Control freaks and twiddlers

March 6, 2009

DEFINITELY not my friends rose

DEFINITELY not my friend's rose

Are you a bit of a ruthless control-freak in the garden or do you just twiddle about?  If you ask any gardening acquaintances  they will readily jump (or tiptoe hesitantly) into one or other camp.

I have just been rescuing a Twiddler friend’s climbing roses from years of indecisive  mismanagement.  You know the picture:  horrid gnarled undercarriage staggering  jaggedly up to a just-out-of-reach 10 ft or so, the hips from last year’s sparse flowers clonking  on the bedroom window when the wind blows.  There are no leaves or flowers and precious little new green growth visible down below, and the lone shoot that started to make its way into the world last summer was shamefully cut off because it was either a ‘a sucker wasn’t it?’, or had ‘started going the wrong way’.

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What’s going on in Torquay? – tips on planting in the shade

July 15, 2008

My apologies to holiday Googlers everywhere.  This is not about the south coast of England’s famous watering hole, but about a small bit of my garden, somewhat dismissivly described by a non-gardening friend as ‘looking like Torquay‘ when it first started to evolve.  If you look at the pictures you will probably see why.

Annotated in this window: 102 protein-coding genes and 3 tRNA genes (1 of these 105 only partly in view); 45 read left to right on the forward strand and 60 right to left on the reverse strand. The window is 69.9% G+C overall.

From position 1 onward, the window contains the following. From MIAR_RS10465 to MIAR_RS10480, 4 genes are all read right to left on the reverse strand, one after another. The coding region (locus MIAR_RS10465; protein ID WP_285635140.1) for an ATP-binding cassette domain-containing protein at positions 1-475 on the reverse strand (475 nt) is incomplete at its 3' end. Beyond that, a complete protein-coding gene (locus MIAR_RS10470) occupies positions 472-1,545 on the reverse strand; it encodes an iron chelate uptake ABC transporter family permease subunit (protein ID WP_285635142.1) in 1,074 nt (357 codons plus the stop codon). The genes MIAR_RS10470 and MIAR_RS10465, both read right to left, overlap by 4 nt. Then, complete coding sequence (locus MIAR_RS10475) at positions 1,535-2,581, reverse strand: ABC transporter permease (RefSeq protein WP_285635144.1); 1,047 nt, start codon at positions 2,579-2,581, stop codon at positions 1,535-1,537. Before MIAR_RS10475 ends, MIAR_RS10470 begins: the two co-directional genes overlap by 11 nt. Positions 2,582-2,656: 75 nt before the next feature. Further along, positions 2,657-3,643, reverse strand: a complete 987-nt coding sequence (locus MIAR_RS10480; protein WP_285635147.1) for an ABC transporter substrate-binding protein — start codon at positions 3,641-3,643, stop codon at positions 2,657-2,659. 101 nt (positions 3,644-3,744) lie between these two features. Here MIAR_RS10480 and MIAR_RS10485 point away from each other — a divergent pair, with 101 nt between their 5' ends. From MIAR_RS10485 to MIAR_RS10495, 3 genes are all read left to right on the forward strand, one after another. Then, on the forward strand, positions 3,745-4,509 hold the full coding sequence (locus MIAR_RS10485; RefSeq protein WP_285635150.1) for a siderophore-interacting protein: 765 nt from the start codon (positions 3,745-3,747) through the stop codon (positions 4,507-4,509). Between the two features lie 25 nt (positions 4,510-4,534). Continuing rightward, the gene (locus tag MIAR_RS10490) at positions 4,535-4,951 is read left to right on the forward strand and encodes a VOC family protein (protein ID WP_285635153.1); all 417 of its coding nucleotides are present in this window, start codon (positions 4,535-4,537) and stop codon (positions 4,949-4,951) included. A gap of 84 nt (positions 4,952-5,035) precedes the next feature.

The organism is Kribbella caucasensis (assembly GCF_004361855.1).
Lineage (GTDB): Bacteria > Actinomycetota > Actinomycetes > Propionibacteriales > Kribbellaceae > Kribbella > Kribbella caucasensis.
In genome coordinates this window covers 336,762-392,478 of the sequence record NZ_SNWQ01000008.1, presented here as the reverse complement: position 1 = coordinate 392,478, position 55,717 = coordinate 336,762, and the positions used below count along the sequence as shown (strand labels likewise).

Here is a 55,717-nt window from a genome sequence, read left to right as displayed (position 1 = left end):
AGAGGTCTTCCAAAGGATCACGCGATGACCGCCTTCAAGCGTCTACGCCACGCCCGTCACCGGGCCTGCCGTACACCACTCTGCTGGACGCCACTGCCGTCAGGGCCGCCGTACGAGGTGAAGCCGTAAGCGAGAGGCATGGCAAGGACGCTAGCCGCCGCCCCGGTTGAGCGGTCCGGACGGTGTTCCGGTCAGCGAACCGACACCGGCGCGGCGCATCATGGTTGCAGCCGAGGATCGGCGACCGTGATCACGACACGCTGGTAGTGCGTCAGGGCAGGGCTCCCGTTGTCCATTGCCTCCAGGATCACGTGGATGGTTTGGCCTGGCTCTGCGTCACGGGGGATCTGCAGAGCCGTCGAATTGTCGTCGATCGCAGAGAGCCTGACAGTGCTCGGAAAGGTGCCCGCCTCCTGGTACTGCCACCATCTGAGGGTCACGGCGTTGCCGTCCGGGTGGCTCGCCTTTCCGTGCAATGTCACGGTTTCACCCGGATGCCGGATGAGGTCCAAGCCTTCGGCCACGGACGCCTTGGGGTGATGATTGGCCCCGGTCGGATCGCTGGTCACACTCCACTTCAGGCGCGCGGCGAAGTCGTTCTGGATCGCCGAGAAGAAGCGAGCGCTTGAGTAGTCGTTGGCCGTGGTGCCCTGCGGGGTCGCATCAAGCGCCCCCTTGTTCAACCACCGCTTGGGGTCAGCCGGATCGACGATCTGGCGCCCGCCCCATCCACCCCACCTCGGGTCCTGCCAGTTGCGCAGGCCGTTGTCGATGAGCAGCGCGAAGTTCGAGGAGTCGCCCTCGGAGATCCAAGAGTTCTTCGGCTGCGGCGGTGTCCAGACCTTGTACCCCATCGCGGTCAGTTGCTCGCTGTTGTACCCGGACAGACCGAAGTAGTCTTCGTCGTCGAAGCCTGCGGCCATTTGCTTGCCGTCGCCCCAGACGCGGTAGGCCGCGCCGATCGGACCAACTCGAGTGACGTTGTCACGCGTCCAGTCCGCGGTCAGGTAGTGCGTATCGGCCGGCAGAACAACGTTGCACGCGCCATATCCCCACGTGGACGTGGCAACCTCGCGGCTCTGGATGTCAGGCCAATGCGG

I absolutely love my Torquay – it looks infinitely better than it did when I moved here just over 2 years ago.

Then it was a deeply shady area of straggly and dead grass, with some sentimentally planted ex-Christmas trees plonked into the dry, acid soil, together with a lanky and yellowing caster oil plant and not much else. Read the rest of this entry »

Solomon’s Seal sawfly

April 22, 2008

Solomon's SealConfined to my desk by wet weather, I realise that the planting around my pond is the most important in my whole garden because I sit and look at it all the time I am ‘working’. Every leaf matters.

Currently the Polygonatum (Solomon’s Seal) is powering upwards with almost visible speed in its allotted space (where in a matter of a few weeks its bent-over stems and little hanging white flowers will be reflected artily in the pond’s glassy surface).

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